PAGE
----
Thursday, May 26, 2011

What is the best way to measure academic outputs that aren't publications?

My institute is going through various reviews of staff performance and, frankly, I'm feeling somewhat vulnerable given my somewhat unorthodox (at least amongst my colleagues) approach to doing science. I spend way more time writing code, building databases and web sites, and blogging than writing papers and getting grants (although I have been known to do both).

So the issue becomes, how to demonstrate that coding, building websites, and ranting on my blog is a worthwhile thing to do? Now, I'm happy that what I do has value, but my happiness isn't the issue. It's convincing people who want to see papers in high impact journals and bums on seats in labs that there's other ways to generate scientific output, and that output can have value. I'm also concerned that a simplistic view of what constitutes valid outputs will stifle innovation, just at the time when traditional science publishing is undergoing a revolution.

So, I posted a question on Quora:What is the best way to measure academic outputs that aren't publications?, where I wrote:
Usually we assess the quality of academic output using measures based on citations, either directly (how many papers have cited the paper?) or indirectly (is the paper published in a journal like Nature or Science that contains papers that on average get lots of citations, i.e. "impact factor"). But what of other outputs, such as web sites, databases, and software? These outputs often require considerable work, and can be widely used. What is the best way to measure those outputs?

There have been various approaches to measuring the impact of an article other than using citations, such as the number of article downloads, or the number of times an article has been bookmarked on a site such as Mendeley or CiteULike. But what of the coding, the database development, the web sites, and the blog posts. How can I show that these have value?

I guess there are two things here. One is the need to be able to compare across outputs, which is tricky (comparing citations across different disciplines is already hard), the other is the need to be able to compare within broadly similar outputs. Here are some quick thoughts:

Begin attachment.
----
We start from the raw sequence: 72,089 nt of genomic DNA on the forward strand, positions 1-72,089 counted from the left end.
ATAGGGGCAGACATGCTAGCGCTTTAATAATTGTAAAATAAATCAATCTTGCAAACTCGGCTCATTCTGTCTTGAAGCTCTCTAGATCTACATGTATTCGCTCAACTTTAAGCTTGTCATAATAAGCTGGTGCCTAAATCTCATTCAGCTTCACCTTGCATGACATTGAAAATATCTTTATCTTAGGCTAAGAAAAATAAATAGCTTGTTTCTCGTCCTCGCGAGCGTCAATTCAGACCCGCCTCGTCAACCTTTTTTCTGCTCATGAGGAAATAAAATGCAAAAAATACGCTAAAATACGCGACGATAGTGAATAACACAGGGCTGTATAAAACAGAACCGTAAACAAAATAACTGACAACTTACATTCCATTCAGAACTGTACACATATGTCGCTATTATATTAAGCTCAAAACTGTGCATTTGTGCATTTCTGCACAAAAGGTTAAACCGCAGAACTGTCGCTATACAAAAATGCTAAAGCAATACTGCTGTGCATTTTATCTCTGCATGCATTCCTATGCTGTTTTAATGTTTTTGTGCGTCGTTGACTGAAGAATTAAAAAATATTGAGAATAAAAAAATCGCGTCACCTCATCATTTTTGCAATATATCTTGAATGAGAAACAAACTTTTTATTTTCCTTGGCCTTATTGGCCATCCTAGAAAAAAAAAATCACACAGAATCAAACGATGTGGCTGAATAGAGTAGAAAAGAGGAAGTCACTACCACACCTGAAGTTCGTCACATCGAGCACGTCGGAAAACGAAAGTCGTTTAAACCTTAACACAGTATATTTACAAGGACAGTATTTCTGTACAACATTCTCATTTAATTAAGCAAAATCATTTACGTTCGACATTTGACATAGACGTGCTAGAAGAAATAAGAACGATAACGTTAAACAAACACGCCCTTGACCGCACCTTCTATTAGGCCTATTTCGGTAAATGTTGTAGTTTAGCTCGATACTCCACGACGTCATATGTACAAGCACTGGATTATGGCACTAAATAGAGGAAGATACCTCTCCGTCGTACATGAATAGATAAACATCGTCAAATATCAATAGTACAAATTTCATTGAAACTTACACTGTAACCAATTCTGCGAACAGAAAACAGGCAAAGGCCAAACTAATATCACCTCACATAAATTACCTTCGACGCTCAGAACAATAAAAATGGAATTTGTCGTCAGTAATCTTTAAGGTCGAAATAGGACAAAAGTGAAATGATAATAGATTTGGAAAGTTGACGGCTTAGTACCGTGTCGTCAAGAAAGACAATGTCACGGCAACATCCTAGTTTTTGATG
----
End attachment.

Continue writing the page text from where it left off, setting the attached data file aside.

Web sites
An obvious approach is to use Google Analytics to harvest information about page views and visitor numbers. The geographic origin of those visitors could be used to make a case for whether the research/data on that site is internationally relevant, although I suspect "internationally relevant" is a somewhat suspect notion. Most academic specialities are narrow, such that the person most interested in your research is likely living in a different country, hence by definition most research will be internationally "relevant".

The advantage of Google Analytics is that it is widely used, hence you could get comparative data and be able to show that your web site is more (or less) used that another site.

The value of code is tricky, but tools like ohloh provide estimates of the effort and expense required to generate code for a project. For example, for my bioGUID code repository (which includes code for bioGUID and BioStor, as well as some third party code) ohloh's estimated cost is 87 person-years and $US 4,784,203. OK, silly numbers, but at least I can compare these with other projects (Drupal, for example, represents 153 years and $US 8,438,417 of investment).

Comparing across output categories will be challenging, especially as there is no obvious equivalent for citation (one reason why if you develop software or a web site it makes good sense to write a paper describing it, worked for me). But perhaps download or article access statistics could provide a way to say "my web site is worth x publications. Note also that I'm not arguing that any of these measures is actually a good thing, just that if I'm going to be measured, and I have some say in how I'm measured, I'd like to suggest something sensible that others might actually buy.

So, please feel free to comment either here or on Quora . I need to put together some notes to make the case that people like me aren't just sitting drinking coffee, playing loud music, and tweeting without, you know, actually making stuff.